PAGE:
Sitecore Managed Cloud Standard — Disaster Recovery

  • Description

    The Sitecore Managed Cloud Disaster Recovery feature allows customers to maintain or quickly resume mission-critical functions following a disaster, thus supporting the customer's business continuity plan. When a disaster occurs in a region containing the production environment (primary), the Disaster Recovery tool allows the environment to be recovered into another region (secondary) or disaster recovery site.

    Sitecore currently provides two disaster recovery options:

    • Basic 
    • Hot-warm

    This article provides information on both Basic disaster recovery and Hot-warm disaster recovery configurations, workflows, and architectural aspects to be aware of.

  • Prerequisites

    The following prerequisites are common for both basic and hot-warm disaster recovery options:

    1. The customer's Sitecore Managed Cloud solution should be compliant with compatibility requirements described here:
    2. The customer will be eligible to request the Disaster recovery feature only if it is purchased within the Managed Cloud contract.
    3. The customer should have a valid Sitecore license file, Sitecore certificate, and password while requesting the disaster recovery setup from Sitecore Support.
  • When a disaster happens, Sitecore should receive an alert mail within 15 minutes. On the basis of the alert mail, Sitecore validates the authenticity of the alert and creates a support ticket to investigate the issue, and informs the customer about the initial investigation.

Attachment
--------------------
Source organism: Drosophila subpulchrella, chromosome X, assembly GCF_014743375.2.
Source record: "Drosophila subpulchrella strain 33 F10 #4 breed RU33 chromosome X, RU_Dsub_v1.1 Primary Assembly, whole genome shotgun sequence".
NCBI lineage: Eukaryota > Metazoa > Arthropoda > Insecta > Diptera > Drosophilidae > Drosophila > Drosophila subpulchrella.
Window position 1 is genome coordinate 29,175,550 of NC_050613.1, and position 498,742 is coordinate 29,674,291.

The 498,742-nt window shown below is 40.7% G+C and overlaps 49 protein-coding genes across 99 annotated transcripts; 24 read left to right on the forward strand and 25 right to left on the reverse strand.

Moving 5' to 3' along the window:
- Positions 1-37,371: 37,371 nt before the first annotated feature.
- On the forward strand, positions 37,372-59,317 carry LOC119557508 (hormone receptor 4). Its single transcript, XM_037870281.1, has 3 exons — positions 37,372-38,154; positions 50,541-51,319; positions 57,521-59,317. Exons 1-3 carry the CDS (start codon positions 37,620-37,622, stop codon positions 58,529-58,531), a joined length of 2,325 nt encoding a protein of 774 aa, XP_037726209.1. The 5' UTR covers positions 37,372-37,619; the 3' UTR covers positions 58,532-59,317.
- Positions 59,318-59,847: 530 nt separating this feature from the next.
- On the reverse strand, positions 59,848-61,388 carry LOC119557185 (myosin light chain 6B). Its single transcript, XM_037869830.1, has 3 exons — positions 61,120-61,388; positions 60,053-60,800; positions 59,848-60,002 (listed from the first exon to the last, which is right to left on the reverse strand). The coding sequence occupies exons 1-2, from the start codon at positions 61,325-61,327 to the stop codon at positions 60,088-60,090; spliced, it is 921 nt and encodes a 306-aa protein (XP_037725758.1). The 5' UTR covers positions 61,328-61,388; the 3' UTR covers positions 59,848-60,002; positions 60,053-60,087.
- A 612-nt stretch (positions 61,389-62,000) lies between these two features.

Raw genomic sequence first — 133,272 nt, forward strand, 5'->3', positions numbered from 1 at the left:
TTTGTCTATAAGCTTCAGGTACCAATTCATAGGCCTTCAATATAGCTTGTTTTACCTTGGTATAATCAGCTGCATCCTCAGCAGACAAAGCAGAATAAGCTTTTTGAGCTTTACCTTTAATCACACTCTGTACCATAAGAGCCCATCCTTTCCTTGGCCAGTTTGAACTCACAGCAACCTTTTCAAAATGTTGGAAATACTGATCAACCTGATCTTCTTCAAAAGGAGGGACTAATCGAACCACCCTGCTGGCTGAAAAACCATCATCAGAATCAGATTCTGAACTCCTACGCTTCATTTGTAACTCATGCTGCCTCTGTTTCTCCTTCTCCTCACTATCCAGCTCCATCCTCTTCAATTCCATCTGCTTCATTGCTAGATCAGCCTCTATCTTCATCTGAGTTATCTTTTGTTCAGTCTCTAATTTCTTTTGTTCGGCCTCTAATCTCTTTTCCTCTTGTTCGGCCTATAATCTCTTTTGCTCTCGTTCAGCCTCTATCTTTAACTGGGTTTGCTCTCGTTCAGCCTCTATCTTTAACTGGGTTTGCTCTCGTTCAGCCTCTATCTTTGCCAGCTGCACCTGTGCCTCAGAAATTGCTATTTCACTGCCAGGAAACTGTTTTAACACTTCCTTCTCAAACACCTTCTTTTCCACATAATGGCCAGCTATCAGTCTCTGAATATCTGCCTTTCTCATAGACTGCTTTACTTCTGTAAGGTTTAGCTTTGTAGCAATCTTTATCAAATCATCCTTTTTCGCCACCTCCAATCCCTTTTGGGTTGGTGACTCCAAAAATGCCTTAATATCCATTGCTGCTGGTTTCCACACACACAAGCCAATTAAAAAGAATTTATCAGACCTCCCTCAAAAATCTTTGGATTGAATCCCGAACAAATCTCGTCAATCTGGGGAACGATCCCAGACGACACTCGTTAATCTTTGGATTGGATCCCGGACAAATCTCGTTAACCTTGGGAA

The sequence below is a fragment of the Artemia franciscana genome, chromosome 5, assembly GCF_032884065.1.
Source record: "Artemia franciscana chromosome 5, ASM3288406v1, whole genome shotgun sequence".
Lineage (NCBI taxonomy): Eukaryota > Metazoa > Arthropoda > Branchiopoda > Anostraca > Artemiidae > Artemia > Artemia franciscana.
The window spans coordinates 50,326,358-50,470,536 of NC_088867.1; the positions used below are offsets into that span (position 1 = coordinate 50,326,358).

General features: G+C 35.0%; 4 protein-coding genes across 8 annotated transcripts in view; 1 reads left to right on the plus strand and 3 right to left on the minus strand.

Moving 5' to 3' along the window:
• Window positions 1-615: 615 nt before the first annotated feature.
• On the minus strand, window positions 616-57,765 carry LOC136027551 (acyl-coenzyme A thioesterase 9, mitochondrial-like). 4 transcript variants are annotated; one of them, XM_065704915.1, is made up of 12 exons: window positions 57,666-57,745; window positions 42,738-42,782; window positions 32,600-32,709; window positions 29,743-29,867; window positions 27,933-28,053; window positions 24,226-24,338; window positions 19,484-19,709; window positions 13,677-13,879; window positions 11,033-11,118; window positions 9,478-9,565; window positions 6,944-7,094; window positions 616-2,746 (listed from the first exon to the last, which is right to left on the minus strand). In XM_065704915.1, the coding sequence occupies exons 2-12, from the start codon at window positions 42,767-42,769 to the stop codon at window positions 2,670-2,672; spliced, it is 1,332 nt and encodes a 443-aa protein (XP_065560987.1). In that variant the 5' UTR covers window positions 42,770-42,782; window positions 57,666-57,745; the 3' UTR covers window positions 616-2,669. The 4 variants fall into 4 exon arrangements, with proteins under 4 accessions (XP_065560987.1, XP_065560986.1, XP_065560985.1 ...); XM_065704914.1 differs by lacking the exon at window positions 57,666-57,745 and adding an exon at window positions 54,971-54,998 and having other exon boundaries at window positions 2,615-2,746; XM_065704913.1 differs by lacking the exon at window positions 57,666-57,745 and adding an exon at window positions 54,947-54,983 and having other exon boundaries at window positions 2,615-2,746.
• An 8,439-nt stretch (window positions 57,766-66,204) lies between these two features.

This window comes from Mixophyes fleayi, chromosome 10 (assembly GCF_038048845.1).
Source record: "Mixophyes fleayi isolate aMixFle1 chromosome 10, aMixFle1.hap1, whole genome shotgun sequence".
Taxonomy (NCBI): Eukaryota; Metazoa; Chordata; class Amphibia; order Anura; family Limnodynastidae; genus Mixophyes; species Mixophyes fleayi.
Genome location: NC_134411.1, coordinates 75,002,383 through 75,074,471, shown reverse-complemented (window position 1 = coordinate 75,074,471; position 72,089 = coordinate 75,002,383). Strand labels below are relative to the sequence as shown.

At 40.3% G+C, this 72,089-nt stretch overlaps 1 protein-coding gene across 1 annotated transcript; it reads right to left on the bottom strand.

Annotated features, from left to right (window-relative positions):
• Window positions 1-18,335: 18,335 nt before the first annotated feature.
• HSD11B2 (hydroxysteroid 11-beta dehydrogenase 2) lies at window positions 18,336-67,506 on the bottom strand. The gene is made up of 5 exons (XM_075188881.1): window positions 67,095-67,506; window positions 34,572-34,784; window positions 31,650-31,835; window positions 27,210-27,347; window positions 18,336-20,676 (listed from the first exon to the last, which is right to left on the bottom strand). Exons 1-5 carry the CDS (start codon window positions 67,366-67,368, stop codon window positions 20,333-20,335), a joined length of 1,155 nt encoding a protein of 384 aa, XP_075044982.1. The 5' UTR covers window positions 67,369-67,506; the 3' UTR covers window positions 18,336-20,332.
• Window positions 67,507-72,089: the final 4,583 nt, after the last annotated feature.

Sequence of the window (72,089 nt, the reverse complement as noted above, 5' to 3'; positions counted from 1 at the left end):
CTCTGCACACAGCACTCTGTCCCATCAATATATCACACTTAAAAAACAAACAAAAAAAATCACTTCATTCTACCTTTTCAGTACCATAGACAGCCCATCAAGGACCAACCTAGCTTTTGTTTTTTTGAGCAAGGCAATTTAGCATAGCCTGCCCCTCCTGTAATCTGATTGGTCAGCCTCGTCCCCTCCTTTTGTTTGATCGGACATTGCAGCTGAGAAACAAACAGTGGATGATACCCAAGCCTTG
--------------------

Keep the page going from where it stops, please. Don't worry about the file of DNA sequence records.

If the issue turns out to be the result of any kind of disaster that means that the primary resource group cannot be recovered temporarily, Sitecore will start the failover process, after approval from the customer. The customer can also raise request for this through the Support Portal.

    The failover process provides the customer with a secondary environment with which they can continue business critical activities until the primary environment becomes available.


    • Customers can request the Disaster Recovery feature to be part of their Sitecore environment. By doing so, this feature will be explicitly mentioned in the customer's contract.
    • The customer should provide Sitecore with a valid Sitecore license and Sitecore certificate (.pfx) file with the certificate credentials while requesting the failover process.
    • The time duration required for the failover process to make the secondary environment available will vary according to the kind of Disaster Recovery setup used by the customer.

    Sitecore has two Disaster Recovery features as described below.

    Basic Disaster Recovery

    This recovery option takes a longer Recovery Time . This is because the secondary Sitecore environment will be created as part of the failover process.

    • Backup technology: SQL Azure Geo-Replication, Azure APIs
    • Secondary environment state: Created on-demand
    • Recovery process:
      1. Deploy
      2. Restore
      3. Customer validate
      4. Go live

    Hot-Warm Disaster Recovery

    This recovery option has a shorter recovery time which is lot quicker than the Basic Disaster Recovery . This is  because the secondary Sitecore environment is already deployed and only requires to be validated before going live.

    Below are the key specifications:

    • Backup technology: SQL Azure Geo-Replication, Azure APIs
    • Secondary environment state: Fully deployed, but shut down
    • Recovery process:
      1. Wake up
      2. Customer validate
      3. Go live

    Please raise a support query for detailed information on specific Disaster Recovery features on the Sitecore Support Portal.

  • Considerations

    Disaster recovery introduces some new considerations when you are building a Sitecore solution. This section of the document tries to address some of the most common ones.